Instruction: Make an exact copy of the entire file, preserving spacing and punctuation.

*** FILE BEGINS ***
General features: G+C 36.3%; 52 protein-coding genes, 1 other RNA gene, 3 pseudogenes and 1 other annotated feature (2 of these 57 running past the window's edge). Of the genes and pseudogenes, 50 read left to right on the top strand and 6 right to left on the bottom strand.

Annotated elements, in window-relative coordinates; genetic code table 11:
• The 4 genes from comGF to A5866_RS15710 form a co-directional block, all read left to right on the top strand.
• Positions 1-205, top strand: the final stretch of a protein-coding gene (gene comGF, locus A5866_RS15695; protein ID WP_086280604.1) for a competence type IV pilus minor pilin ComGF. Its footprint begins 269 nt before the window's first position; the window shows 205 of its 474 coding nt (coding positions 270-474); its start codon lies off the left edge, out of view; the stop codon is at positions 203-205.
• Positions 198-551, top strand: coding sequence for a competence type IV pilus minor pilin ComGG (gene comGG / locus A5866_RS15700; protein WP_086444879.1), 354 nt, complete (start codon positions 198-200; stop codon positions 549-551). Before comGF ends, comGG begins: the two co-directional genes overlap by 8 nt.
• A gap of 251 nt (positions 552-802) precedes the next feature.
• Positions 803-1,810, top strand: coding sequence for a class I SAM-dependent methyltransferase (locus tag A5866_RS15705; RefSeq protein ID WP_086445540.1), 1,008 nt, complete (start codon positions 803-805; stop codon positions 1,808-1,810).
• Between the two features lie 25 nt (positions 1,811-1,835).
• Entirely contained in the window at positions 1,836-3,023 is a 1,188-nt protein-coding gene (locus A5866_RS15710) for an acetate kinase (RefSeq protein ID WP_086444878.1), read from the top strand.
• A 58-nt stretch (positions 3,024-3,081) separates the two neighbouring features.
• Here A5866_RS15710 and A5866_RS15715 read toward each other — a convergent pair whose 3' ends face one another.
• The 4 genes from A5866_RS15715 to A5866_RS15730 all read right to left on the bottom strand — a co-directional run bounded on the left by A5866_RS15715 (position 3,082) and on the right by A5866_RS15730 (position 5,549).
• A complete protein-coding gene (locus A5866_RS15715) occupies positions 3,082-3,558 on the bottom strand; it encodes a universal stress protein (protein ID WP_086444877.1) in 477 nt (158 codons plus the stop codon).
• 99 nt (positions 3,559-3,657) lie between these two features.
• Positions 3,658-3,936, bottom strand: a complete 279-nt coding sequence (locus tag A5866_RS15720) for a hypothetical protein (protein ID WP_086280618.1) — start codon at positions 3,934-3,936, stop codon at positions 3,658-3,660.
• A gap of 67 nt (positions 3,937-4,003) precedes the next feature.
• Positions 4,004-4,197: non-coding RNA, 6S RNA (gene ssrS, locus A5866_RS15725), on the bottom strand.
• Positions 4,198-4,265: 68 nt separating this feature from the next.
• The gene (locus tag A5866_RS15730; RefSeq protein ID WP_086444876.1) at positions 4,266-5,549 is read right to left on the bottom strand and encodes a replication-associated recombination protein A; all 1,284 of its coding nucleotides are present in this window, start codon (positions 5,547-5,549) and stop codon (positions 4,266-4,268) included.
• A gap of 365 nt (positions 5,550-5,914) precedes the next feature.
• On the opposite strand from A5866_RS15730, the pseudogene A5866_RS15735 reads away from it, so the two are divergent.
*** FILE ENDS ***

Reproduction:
General features: G+C 36.3%; 52 protein-coding genes, 1 other RNA gene, 3 pseudogenes and 1 other annotated feature (2 of these 57 running past the window's edge). Of the genes and pseudogenes, 50 read left to right on the top strand and 6 right to left on the bottom strand.

Annotated elements, in window-relative coordinates; genetic code table 11:
• The 4 genes from comGF to A5866_RS15710 form a co-directional block, all read left to right on the top strand.
• Positions 1-205, top strand: the final stretch of a protein-coding gene (gene comGF, locus A5866_RS15695; protein ID WP_086280604.1) for a competence type IV pilus minor pilin ComGF. Its footprint begins 269 nt before the window's first position; the window shows 205 of its 474 coding nt (coding positions 270-474); its start codon lies off the left edge, out of view; the stop codon is at positions 203-205.
• Positions 198-551, top strand: coding sequence for a competence type IV pilus minor pilin ComGG (gene comGG / locus A5866_RS15700; protein WP_086444879.1), 354 nt, complete (start codon positions 198-200; stop codon positions 549-551). Before comGF ends, comGG begins: the two co-directional genes overlap by 8 nt.
• A gap of 251 nt (positions 552-802) precedes the next feature.
• Positions 803-1,810, top strand: coding sequence for a class I SAM-dependent methyltransferase (locus tag A5866_RS15705; RefSeq protein ID WP_086445540.1), 1,008 nt, complete (start codon positions 803-805; stop codon positions 1,808-1,810).
• Between the two features lie 25 nt (positions 1,811-1,835).
• Entirely contained in the window at positions 1,836-3,023 is a 1,188-nt protein-coding gene (locus A5866_RS15710) for an acetate kinase (RefSeq protein ID WP_086444878.1), read from the top strand.
• A 58-nt stretch (positions 3,024-3,081) separates the two neighbouring features.
• Here A5866_RS15710 and A5866_RS15715 read toward each other — a convergent pair whose 3' ends face one another.
• The 4 genes from A5866_RS15715 to A5866_RS15730 all read right to left on the bottom strand — a co-directional run bounded on the left by A5866_RS15715 (position 3,082) and on the right by A5866_RS15730 (position 5,549).
• A complete protein-coding gene (locus A5866_RS15715) occupies positions 3,082-3,558 on the bottom strand; it encodes a universal stress protein (protein ID WP_086444877.1) in 477 nt (158 codons plus the stop codon).
• 99 nt (positions 3,559-3,657) lie between these two features.
• Positions 3,658-3,936, bottom strand: a complete 279-nt coding sequence (locus tag A5866_RS15720) for a hypothetical protein (protein ID WP_086280618.1) — start codon at positions 3,934-3,936, stop codon at positions 3,658-3,660.
• A gap of 67 nt (positions 3,937-4,003) precedes the next feature.
• Positions 4,004-4,197: non-coding RNA, 6S RNA (gene ssrS, locus A5866_RS15725), on the bottom strand.
• Positions 4,198-4,265: 68 nt separating this feature from the next.
• The gene (locus tag A5866_RS15730; RefSeq protein ID WP_086444876.1) at positions 4,266-5,549 is read right to left on the bottom strand and encodes a replication-associated recombination protein A; all 1,284 of its coding nucleotides are present in this window, start codon (positions 5,547-5,549) and stop codon (positions 4,266-4,268) included.
• A gap of 365 nt (positions 5,550-5,914) precedes the next feature.
• On the opposite strand from A5866_RS15730, the pseudogene A5866_RS15735 reads away from it, so the two are divergent.